Frank Rich's memoir of growing up in Washington DC in the 1950s and 60s.
Frank's parents divorced when he and his younger sister were quite young. The children didn't handle the divorce well, especially Frank, who was beset by night terrors and sleeplessness.
Not too long after the divorce was finalized, Frank's mother started dating the man who would become her two children's step-father, Joel. It wasn't apparent right away, but Joel was abusive. Not only to his own kids but later on, after the marriage, to Frank, his sister and even his mother.
But Frank had an escape from the torments of home: the theater. At a young age, he developed a passion for theater plays. He spent as much time as he could at the National Theater in DC, and, when opportunity presented, at the mecca of American theater, Broadway in New York City. In fact, that was about the only good thing about Joel, their shared passion for theatrical productions. Joel paid for many trips to NYC for his new family. And, since he had connections to the theater business, could often get his family in to view plays that were already sold out.
The book follows Frank through to his going off to college, about the girls he loved, the show folk he became friends with and his puzzlement over his mother's acquiescence to Joel's brutality. Towards the end, he decides that the benefits that Joel brought to the family outweighed, in his mother's eyes, the negativity.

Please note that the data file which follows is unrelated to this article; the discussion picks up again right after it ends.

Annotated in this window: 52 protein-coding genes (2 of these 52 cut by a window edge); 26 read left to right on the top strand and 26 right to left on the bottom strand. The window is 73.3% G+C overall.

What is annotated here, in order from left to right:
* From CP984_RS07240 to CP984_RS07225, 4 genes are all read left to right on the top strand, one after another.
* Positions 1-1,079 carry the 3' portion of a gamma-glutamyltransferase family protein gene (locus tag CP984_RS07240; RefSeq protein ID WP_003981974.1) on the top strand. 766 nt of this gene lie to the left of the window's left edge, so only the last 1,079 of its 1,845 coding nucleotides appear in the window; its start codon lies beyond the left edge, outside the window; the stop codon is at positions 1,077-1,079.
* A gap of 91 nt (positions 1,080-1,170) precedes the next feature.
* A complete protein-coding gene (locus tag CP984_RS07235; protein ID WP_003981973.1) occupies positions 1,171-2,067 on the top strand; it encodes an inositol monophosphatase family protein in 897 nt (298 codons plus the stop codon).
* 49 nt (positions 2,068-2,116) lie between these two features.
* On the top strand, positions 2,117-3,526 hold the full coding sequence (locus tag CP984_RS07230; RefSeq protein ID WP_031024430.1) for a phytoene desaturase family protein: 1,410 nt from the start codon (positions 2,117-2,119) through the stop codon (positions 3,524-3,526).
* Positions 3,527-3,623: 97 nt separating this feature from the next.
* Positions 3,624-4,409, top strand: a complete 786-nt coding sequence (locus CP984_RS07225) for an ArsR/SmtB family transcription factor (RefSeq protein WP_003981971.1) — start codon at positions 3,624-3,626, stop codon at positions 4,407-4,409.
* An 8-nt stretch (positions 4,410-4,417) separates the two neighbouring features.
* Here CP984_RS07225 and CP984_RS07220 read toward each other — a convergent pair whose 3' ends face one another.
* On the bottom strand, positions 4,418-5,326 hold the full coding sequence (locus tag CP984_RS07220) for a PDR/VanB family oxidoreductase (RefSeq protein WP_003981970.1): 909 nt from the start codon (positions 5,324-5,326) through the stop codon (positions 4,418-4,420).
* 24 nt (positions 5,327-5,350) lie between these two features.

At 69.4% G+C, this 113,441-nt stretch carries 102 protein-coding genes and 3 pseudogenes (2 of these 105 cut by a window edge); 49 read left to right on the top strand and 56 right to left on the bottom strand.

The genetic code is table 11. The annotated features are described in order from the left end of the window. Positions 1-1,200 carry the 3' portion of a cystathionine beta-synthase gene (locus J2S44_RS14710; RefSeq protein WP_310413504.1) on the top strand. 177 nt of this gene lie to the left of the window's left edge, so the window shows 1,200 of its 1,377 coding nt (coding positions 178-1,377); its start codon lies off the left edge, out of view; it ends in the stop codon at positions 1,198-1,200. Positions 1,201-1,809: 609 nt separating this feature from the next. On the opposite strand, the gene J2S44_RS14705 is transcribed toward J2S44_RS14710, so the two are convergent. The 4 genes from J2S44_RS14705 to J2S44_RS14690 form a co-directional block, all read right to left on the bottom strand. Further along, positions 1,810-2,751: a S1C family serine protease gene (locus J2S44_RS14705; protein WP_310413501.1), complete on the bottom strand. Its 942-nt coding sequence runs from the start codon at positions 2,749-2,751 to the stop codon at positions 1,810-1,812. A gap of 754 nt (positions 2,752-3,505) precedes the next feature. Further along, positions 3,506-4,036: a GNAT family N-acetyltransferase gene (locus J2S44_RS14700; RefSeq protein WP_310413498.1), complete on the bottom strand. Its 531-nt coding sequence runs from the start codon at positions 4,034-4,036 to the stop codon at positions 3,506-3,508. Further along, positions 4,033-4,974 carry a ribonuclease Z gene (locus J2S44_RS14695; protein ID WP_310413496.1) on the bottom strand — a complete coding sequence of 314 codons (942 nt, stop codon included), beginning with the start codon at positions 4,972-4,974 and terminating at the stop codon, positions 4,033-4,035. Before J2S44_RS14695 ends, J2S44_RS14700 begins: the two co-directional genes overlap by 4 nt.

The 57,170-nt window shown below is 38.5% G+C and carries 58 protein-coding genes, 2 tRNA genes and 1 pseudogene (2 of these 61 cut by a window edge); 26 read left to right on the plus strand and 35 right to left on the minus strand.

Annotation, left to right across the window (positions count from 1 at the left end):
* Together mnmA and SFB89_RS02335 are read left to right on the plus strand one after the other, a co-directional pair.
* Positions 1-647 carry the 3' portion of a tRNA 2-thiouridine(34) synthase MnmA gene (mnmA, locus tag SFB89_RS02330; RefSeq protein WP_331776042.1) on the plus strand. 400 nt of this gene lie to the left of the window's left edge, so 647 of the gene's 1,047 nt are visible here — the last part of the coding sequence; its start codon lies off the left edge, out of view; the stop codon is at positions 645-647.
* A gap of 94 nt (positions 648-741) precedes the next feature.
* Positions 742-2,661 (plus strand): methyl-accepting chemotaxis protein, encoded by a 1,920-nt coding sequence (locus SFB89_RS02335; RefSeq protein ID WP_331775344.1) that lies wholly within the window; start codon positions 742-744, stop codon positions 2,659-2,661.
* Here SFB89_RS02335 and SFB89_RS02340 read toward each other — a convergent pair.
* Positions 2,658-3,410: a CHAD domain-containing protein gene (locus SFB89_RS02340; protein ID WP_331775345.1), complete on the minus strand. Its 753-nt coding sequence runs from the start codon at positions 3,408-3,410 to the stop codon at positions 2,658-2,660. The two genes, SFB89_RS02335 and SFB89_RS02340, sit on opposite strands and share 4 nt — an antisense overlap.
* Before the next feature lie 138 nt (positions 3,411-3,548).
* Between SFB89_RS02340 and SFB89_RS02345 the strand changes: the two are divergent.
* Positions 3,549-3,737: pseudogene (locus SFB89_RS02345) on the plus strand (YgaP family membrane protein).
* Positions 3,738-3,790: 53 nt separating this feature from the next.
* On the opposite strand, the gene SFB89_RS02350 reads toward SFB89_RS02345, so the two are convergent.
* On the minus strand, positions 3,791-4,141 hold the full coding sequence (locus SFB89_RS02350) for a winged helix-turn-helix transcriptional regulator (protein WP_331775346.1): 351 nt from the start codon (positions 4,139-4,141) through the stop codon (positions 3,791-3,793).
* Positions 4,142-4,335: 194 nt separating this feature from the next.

Before I read this book, I had no idea who Frank Rich was or why I decided to get the book. I still don't know much about him except that he had a rough childhood and loved theater. I enjoyed the book but found the last part a bit slow, a bit of a slog to get through. Although it is always fun and comforting to read about someone else's miserable childhood.
On a side note, I was totally puzzled by this section, where Frank is talking about his bar mitzvah:
"It was a relief when the rabbi decided to perform a radical circumcision on my Haftorah portion because, he said, 'It's not the kind of thing our congregation should be exposed to before lunch.' I wasn't quite sure what he meant until one of my more knowing religious-school classmates looked over the unexpurgate version and cried out: 'Hey, they've given you a rape!'" [Italics are mine.]
I looked up bar mitzvah and rape and all I got was just rape, the assault. I don't what he means here and he doesn't explain the term.